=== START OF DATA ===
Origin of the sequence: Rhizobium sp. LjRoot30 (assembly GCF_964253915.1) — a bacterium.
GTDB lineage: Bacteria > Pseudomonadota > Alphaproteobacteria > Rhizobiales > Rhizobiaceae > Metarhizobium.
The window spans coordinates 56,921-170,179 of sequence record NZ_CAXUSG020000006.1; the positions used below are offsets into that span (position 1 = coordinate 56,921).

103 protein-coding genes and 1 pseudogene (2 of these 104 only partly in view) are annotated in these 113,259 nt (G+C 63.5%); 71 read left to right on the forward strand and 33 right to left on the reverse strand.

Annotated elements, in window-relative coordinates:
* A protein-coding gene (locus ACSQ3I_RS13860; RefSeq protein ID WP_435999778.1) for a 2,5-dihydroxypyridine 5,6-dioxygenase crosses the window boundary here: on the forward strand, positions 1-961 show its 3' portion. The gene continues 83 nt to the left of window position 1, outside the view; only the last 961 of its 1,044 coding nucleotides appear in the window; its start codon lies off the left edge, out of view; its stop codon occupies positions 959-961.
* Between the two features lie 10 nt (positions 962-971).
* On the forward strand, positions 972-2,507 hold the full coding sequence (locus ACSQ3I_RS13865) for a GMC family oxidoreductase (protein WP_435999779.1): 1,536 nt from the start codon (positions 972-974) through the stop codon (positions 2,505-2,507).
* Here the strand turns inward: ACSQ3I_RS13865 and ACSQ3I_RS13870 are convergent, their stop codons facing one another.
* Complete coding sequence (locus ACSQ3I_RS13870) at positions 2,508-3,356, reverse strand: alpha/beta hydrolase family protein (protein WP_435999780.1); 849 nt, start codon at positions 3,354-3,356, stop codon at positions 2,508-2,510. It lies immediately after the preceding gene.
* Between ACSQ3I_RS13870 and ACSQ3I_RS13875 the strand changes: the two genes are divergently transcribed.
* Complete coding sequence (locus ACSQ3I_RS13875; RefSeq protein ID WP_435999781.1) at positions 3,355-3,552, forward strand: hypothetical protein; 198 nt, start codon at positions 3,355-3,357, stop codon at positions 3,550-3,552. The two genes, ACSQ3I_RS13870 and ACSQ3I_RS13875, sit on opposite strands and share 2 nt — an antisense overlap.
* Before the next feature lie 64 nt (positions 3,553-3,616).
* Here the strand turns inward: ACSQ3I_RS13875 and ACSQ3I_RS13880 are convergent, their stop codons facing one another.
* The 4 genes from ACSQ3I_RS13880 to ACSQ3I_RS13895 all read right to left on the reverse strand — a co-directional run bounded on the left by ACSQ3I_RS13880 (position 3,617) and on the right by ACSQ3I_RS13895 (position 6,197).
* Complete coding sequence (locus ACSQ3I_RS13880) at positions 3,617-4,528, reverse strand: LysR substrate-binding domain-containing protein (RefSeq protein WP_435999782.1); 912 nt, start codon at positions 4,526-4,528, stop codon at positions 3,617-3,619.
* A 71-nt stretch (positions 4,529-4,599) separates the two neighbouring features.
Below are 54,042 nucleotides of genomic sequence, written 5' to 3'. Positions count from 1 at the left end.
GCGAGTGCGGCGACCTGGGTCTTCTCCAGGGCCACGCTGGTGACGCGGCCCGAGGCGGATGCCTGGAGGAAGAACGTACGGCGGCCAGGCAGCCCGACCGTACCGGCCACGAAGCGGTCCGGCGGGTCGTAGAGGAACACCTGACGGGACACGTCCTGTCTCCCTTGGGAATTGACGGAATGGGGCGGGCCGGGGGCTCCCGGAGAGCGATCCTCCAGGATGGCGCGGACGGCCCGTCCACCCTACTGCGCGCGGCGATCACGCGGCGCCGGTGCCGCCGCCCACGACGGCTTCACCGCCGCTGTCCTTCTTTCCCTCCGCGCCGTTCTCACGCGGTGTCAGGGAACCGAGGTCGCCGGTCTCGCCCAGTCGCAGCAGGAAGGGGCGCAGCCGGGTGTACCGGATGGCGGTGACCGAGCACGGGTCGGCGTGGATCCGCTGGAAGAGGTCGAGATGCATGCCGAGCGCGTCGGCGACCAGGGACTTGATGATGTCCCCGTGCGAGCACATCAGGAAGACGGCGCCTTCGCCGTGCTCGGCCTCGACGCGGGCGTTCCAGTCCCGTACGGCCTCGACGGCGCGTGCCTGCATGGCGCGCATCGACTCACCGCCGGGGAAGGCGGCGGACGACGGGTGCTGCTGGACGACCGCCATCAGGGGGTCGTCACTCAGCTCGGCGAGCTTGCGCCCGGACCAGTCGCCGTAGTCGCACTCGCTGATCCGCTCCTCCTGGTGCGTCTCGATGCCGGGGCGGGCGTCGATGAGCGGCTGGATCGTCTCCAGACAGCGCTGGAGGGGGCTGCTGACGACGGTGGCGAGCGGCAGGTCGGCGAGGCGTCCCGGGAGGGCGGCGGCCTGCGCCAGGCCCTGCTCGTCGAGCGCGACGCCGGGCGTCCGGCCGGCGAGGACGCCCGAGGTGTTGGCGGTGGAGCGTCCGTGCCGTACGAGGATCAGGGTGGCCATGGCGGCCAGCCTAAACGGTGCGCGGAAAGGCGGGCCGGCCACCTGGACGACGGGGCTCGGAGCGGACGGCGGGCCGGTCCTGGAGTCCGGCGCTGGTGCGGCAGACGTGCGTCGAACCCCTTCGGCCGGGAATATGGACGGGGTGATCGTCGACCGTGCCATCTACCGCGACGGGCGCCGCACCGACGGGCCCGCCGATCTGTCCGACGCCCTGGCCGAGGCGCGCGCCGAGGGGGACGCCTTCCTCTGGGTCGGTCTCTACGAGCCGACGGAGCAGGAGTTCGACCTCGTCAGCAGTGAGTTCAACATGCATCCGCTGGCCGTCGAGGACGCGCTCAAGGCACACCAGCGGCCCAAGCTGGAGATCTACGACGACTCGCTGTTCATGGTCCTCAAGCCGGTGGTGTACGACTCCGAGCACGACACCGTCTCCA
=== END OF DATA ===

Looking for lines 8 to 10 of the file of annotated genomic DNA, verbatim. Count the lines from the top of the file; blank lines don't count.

* On the forward strand, positions 972-2,507 hold the full coding sequence (locus ACSQ3I_RS13865) for a GMC family oxidoreductase (protein WP_435999779.1): 1,536 nt from the start codon (positions 972-974) through the stop codon (positions 2,505-2,507).
* Here the strand turns inward: ACSQ3I_RS13865 and ACSQ3I_RS13870 are convergent, their stop codons facing one another.
* Complete coding sequence (locus ACSQ3I_RS13870) at positions 2,508-3,356, reverse strand: alpha/beta hydrolase family protein (protein WP_435999780.1); 849 nt, start codon at positions 3,354-3,356, stop codon at positions 2,508-2,510. It lies immediately after the preceding gene.